4 soft skills you need to work on, and why (Forbes)

By: David Sturt & Todd Nordstrom June 23, 2016

Source: http://www.forbes.com/sites/davidsturt/2016/06/23/4-soft-skills-you-need-to-work-on-and-why/#32a6d48069cc

Would you rather have a co-worker or manager who’s a leader in your field, a true expert with great amounts of knowledge and experience—but isn’t much of a people person, and doesn’t get along with the team very well? Or would you rather work side by side with an inexperienced colleague or leader who’s collaborative, curious, friendly, and pleasant? For most people, the answer is a no-brainer: “Give me someone I can work with! The knowledge and skills will come.”

The good news is, if you think you fall into the first category (lots of smarts and experience, but a lack of people skills), you can turn that around. We meet these people all the time. And, it’s often difficult for them to ask for help regarding their “softer skills.” Nevertheless, we’ve found four soft skills you need to make people feel at ease and help them trust you at work—and, by the way, you’ll be making more friends, boosting your productivity, and innovating in no time.

Listening

“Listen first, talk later.” “One of the most sincere forms of respect is actually listening to what another has to say.” “You learn when you listen.” If you’ve heard these—or any other of the myriad of quotes—about listening, you may grasp the importance of this skill. But, if you’re the type of person who finds themselves anxiously planning what you’ll say while others speak, you definitely should understand how important it is to just stop and listen. When a co-worker is communicating with you, give them your full attention. Put your phone down. Make eye contact. Respond only after you’ve heard everything they want to say. When you start making listening a priority, you may just see a lot of previous problems disappear—because listening carefully develops your empathy and understanding in any situation.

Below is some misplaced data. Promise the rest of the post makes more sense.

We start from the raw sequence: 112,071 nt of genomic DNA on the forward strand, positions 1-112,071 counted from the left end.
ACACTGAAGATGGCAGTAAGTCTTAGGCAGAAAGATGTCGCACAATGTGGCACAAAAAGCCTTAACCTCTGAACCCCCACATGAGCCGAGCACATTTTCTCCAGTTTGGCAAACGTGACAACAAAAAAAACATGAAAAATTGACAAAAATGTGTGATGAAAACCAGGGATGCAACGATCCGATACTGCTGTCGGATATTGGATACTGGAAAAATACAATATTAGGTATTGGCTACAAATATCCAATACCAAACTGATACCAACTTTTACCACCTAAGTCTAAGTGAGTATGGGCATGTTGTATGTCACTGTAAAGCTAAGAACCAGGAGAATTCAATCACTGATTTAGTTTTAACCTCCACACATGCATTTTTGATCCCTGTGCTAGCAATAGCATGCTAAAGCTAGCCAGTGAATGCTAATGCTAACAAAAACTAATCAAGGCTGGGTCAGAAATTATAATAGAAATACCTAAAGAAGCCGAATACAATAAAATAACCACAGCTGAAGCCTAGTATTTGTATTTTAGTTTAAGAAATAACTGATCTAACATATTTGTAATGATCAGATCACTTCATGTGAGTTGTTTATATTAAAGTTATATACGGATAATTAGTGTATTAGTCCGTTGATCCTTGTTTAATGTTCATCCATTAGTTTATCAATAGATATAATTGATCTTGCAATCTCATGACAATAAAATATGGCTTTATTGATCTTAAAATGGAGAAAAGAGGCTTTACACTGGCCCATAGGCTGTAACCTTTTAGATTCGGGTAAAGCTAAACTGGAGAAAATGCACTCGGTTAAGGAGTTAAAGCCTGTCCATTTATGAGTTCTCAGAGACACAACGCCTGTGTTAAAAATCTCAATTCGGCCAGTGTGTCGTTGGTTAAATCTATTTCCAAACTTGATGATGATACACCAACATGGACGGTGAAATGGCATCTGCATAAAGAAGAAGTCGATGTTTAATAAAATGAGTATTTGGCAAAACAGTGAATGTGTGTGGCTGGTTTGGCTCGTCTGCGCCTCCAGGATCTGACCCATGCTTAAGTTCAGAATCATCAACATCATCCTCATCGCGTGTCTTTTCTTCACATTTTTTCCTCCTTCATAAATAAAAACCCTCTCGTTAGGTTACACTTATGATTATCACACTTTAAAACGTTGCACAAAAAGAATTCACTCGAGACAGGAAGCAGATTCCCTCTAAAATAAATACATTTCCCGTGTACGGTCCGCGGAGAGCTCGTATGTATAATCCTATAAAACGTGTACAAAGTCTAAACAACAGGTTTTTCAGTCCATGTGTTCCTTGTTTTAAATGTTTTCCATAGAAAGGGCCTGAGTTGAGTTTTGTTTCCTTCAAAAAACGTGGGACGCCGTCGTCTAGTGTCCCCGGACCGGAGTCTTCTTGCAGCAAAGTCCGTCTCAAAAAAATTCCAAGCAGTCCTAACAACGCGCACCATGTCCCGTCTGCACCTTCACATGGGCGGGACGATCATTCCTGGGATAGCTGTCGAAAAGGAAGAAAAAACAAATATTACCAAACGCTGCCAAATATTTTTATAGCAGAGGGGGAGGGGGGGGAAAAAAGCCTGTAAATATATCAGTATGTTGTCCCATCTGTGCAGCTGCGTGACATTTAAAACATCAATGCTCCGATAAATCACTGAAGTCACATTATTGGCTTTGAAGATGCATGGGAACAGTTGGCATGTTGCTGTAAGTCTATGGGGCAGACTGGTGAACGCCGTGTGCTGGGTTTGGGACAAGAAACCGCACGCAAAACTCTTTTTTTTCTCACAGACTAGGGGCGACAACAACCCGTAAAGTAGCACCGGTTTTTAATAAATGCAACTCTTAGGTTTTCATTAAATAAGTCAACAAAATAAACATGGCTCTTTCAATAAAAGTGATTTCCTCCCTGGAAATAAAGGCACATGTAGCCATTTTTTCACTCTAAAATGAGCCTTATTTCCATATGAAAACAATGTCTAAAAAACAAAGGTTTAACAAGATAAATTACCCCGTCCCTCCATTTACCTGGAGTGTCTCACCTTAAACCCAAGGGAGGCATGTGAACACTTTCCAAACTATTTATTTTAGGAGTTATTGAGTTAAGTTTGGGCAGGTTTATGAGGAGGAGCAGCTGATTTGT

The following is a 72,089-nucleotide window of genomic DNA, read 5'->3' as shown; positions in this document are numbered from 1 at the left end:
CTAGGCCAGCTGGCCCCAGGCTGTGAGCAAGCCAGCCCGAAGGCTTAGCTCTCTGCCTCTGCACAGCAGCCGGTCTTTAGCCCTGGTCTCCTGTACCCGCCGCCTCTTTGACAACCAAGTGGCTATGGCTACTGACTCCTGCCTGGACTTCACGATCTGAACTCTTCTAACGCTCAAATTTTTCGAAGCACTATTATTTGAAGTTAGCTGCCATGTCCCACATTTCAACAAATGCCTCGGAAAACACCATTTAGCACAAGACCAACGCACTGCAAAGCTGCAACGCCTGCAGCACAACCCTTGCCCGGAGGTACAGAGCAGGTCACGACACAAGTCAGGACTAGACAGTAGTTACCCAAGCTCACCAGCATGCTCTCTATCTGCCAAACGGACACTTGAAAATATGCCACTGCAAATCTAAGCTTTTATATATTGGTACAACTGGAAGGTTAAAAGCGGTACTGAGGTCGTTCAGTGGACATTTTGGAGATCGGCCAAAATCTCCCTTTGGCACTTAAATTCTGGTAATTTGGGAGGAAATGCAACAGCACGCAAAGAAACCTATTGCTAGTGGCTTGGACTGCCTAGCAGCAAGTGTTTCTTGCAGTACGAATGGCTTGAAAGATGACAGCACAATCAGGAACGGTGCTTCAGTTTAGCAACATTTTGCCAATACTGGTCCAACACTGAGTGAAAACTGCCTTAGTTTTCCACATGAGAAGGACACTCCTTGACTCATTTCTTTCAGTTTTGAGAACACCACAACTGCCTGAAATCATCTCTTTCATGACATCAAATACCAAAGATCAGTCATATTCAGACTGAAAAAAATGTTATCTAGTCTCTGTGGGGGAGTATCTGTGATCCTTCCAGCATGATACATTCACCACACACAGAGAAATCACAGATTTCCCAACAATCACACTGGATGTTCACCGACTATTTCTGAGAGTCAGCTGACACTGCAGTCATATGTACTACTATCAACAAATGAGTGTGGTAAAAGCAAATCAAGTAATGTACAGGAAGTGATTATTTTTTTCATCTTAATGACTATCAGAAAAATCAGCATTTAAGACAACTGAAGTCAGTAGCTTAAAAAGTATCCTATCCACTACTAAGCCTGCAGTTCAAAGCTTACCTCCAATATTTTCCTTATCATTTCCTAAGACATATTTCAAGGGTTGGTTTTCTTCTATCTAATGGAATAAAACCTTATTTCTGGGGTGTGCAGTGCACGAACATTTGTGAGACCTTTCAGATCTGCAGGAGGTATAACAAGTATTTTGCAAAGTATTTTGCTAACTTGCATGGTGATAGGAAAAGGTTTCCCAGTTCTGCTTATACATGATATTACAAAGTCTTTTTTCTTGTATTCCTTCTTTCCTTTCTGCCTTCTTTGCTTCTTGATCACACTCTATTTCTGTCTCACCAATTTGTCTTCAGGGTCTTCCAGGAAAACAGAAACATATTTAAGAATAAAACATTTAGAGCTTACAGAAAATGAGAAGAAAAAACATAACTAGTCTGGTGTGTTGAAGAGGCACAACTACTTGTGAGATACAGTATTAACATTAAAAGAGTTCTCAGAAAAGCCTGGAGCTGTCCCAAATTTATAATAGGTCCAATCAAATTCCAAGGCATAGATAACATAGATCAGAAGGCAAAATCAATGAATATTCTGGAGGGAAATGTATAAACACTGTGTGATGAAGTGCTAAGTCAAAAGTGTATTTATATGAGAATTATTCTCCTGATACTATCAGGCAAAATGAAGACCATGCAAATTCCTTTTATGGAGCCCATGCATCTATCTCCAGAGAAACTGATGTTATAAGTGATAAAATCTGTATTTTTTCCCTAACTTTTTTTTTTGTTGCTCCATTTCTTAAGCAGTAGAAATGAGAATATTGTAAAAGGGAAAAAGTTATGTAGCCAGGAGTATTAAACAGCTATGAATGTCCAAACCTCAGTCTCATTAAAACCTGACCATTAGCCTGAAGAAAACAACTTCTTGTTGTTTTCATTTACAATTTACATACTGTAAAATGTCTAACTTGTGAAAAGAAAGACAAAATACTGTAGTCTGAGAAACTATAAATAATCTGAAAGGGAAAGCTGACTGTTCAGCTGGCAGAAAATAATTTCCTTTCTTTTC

Nonverbal Communication

We’ve written before about the importance of being a good communicator. As a leader, your communication style sets the tone for the team. It’s important to be clear, concise, and respectful when you speak or write emails, but your nonverbal cues are another crucial part of good communication. Facial expressions, posture, gestures, and eye contact all count—and they say a lot. Make sure to be positive, polite, and respectful in your face-to-face interactions at work. Because when your body language conflicts with your words, people will believe your nonverbal cues, says Darlene Price, author of Well Said! Presentations and Conversations That Get Results. So keep the eye rolling and crossed arms to a minimum, lest you come across as disinterested and rude.